Preventing Transport through Biofouling

Innovative approaches are being applied by vessel owners and operators to reduce invasive species transport through biofouling.

Anti-fouling Coating

Application of an anti-fouling paint or other non-toxic coating to exposed, submerged surfaces is the primary means of inhibiting growth of marine life.

Biofouling Resistant Materials

Materials are selected for piping and other unpainted components to resist marine life growth.

Marine Growth Prevention Systems

In internal or niche areas such as sea chests and seawater cooling systems marine life is prevented from settling by the use of electrolysis through copper, aluminum and iron anodes.

Regular Hull Cleaning

If the hull is scrubbed before every departure, it is more likely to be clean on every arrival. The required frequency of cleaning depends on the rate of marine life growth, which is affected by travel speed, time spent at anchor or in port, and the temperature and salinity of the water the ship transits through.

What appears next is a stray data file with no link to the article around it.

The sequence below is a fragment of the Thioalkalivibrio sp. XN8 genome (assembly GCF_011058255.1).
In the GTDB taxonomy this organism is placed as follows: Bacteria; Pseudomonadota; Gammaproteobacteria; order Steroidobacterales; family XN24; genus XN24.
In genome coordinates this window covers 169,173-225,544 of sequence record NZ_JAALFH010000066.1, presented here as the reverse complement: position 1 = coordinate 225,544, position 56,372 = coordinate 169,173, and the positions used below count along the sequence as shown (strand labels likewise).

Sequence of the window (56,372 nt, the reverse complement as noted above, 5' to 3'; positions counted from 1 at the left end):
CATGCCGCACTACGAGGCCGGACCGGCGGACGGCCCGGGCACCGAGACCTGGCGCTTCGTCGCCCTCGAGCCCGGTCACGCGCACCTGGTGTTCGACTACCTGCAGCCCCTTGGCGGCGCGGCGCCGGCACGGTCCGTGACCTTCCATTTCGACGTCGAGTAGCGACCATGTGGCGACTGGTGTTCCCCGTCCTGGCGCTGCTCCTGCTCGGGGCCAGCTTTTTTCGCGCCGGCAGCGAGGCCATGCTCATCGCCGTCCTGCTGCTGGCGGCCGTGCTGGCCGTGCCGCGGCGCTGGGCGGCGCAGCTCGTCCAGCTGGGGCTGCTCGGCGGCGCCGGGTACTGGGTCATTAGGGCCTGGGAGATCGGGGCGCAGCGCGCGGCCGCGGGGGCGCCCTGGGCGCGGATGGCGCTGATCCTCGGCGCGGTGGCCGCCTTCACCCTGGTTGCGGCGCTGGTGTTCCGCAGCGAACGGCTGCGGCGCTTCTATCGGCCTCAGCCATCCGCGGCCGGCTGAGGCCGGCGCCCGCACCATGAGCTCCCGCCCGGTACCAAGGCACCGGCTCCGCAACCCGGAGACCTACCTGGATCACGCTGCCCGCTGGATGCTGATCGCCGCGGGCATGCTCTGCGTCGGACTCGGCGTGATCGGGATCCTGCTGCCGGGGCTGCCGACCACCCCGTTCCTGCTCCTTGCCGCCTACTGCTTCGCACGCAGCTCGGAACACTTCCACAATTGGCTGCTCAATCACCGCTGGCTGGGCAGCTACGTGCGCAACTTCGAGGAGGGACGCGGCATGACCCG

Widespread recognition of the risks posed by biofouling has emerged relatively recently. While there are currently no domestic biofouling regulations in place in Canada, Transport Canada recognizes the importance of this issue and is actively engaging on a number of fronts to explore options to prevent and mitigate risks posed by biofouling.

Globally, the IMO recommends but does not yet require management practices to control biofouling.

Learn more about the IMO Biofouling Guidelines

Initiatives in Progress

There are a number of initiatives currently in place in Canada and internationally that are helping to prevent and mitigate the impacts of shipping on invasive species transfers. Here are some examples:

Port of Prince Rupert
  • In 2012, the Port of Prince Rupert entered a partnership with Northwest Community College and the Invasive Tunicate Network’s Plate Watch program to start one of the first aquatic invasive species monitoring programs on Canada’s Pacific coast.
  • Supported by Fisheries and Oceans Canada, this program collects and reports findings to a coast-wide group of experts and contributes to an early detection system for invasive species.